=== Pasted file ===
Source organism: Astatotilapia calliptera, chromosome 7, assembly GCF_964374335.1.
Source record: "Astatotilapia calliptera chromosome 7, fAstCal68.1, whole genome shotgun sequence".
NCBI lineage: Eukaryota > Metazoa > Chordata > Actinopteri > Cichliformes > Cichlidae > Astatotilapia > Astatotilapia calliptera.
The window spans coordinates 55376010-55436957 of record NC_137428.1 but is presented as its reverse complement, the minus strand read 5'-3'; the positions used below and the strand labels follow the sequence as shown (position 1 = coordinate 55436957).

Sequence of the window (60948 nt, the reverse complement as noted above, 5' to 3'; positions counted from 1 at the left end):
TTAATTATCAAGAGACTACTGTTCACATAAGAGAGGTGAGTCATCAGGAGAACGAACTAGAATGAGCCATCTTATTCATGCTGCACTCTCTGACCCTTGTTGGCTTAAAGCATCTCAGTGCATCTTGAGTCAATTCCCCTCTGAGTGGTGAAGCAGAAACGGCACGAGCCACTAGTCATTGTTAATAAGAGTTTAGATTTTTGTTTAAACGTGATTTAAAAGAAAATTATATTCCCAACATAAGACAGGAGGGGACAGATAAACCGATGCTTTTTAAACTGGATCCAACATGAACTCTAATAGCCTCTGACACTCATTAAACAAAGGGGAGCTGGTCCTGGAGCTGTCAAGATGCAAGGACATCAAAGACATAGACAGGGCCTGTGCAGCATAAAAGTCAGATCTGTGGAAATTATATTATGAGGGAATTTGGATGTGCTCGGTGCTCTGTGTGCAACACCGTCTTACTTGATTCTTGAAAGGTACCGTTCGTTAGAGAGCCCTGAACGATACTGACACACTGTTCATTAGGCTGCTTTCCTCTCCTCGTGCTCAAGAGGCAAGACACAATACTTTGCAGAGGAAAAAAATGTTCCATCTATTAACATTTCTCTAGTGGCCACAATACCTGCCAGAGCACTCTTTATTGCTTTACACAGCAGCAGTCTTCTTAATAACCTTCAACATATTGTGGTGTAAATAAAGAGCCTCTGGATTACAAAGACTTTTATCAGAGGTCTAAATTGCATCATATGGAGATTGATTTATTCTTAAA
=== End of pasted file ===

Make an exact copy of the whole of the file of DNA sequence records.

Source organism: Astatotilapia calliptera, chromosome 7, assembly GCF_964374335.1.
Source record: "Astatotilapia calliptera chromosome 7, fAstCal68.1, whole genome shotgun sequence".
NCBI lineage: Eukaryota > Metazoa > Chordata > Actinopteri > Cichliformes > Cichlidae > Astatotilapia > Astatotilapia calliptera.
The window spans coordinates 55376010-55436957 of record NC_137428.1 but is presented as its reverse complement, the minus strand read 5'-3'; the positions used below and the strand labels follow the sequence as shown (position 1 = coordinate 55436957).

Sequence of the window (60948 nt, the reverse complement as noted above, 5' to 3'; positions counted from 1 at the left end):
TTAATTATCAAGAGACTACTGTTCACATAAGAGAGGTGAGTCATCAGGAGAACGAACTAGAATGAGCCATCTTATTCATGCTGCACTCTCTGACCCTTGTTGGCTTAAAGCATCTCAGTGCATCTTGAGTCAATTCCCCTCTGAGTGGTGAAGCAGAAACGGCACGAGCCACTAGTCATTGTTAATAAGAGTTTAGATTTTTGTTTAAACGTGATTTAAAAGAAAATTATATTCCCAACATAAGACAGGAGGGGACAGATAAACCGATGCTTTTTAAACTGGATCCAACATGAACTCTAATAGCCTCTGACACTCATTAAACAAAGGGGAGCTGGTCCTGGAGCTGTCAAGATGCAAGGACATCAAAGACATAGACAGGGCCTGTGCAGCATAAAAGTCAGATCTGTGGAAATTATATTATGAGGGAATTTGGATGTGCTCGGTGCTCTGTGTGCAACACCGTCTTACTTGATTCTTGAAAGGTACCGTTCGTTAGAGAGCCCTGAACGATACTGACACACTGTTCATTAGGCTGCTTTCCTCTCCTCGTGCTCAAGAGGCAAGACACAATACTTTGCAGAGGAAAAAAATGTTCCATCTATTAACATTTCTCTAGTGGCCACAATACCTGCCAGAGCACTCTTTATTGCTTTACACAGCAGCAGTCTTCTTAATAACCTTCAACATATTGTGGTGTAAATAAAGAGCCTCTGGATTACAAAGACTTTTATCAGAGGTCTAAATTGCATCATATGGAGATTGATTTATTCTTAAA